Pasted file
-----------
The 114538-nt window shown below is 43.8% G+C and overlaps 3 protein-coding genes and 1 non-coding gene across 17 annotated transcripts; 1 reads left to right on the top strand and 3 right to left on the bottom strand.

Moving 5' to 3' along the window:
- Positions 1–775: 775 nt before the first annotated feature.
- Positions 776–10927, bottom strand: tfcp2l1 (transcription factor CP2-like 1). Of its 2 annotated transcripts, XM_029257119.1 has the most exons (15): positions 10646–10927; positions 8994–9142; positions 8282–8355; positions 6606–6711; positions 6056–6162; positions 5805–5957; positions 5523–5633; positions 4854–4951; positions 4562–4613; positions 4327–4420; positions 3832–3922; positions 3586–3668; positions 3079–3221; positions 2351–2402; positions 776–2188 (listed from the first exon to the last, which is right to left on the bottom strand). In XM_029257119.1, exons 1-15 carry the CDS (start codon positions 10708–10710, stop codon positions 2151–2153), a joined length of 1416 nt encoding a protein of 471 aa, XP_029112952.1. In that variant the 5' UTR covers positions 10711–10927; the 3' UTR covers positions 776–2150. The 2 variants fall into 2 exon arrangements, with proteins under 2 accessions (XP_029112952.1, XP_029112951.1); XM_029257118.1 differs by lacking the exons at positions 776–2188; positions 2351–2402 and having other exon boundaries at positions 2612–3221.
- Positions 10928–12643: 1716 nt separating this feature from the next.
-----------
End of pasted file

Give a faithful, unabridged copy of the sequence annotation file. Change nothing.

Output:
The 114538-nt window shown below is 43.8% G+C and overlaps 3 protein-coding genes and 1 non-coding gene across 17 annotated transcripts; 1 reads left to right on the top strand and 3 right to left on the bottom strand.

Moving 5' to 3' along the window:
- Positions 1–775: 775 nt before the first annotated feature.
- Positions 776–10927, bottom strand: tfcp2l1 (transcription factor CP2-like 1). Of its 2 annotated transcripts, XM_029257119.1 has the most exons (15): positions 10646–10927; positions 8994–9142; positions 8282–8355; positions 6606–6711; positions 6056–6162; positions 5805–5957; positions 5523–5633; positions 4854–4951; positions 4562–4613; positions 4327–4420; positions 3832–3922; positions 3586–3668; positions 3079–3221; positions 2351–2402; positions 776–2188 (listed from the first exon to the last, which is right to left on the bottom strand). In XM_029257119.1, exons 1-15 carry the CDS (start codon positions 10708–10710, stop codon positions 2151–2153), a joined length of 1416 nt encoding a protein of 471 aa, XP_029112952.1. In that variant the 5' UTR covers positions 10711–10927; the 3' UTR covers positions 776–2150. The 2 variants fall into 2 exon arrangements, with proteins under 2 accessions (XP_029112952.1, XP_029112951.1); XM_029257118.1 differs by lacking the exons at positions 776–2188; positions 2351–2402 and having other exon boundaries at positions 2612–3221.
- Positions 10928–12643: 1716 nt separating this feature from the next.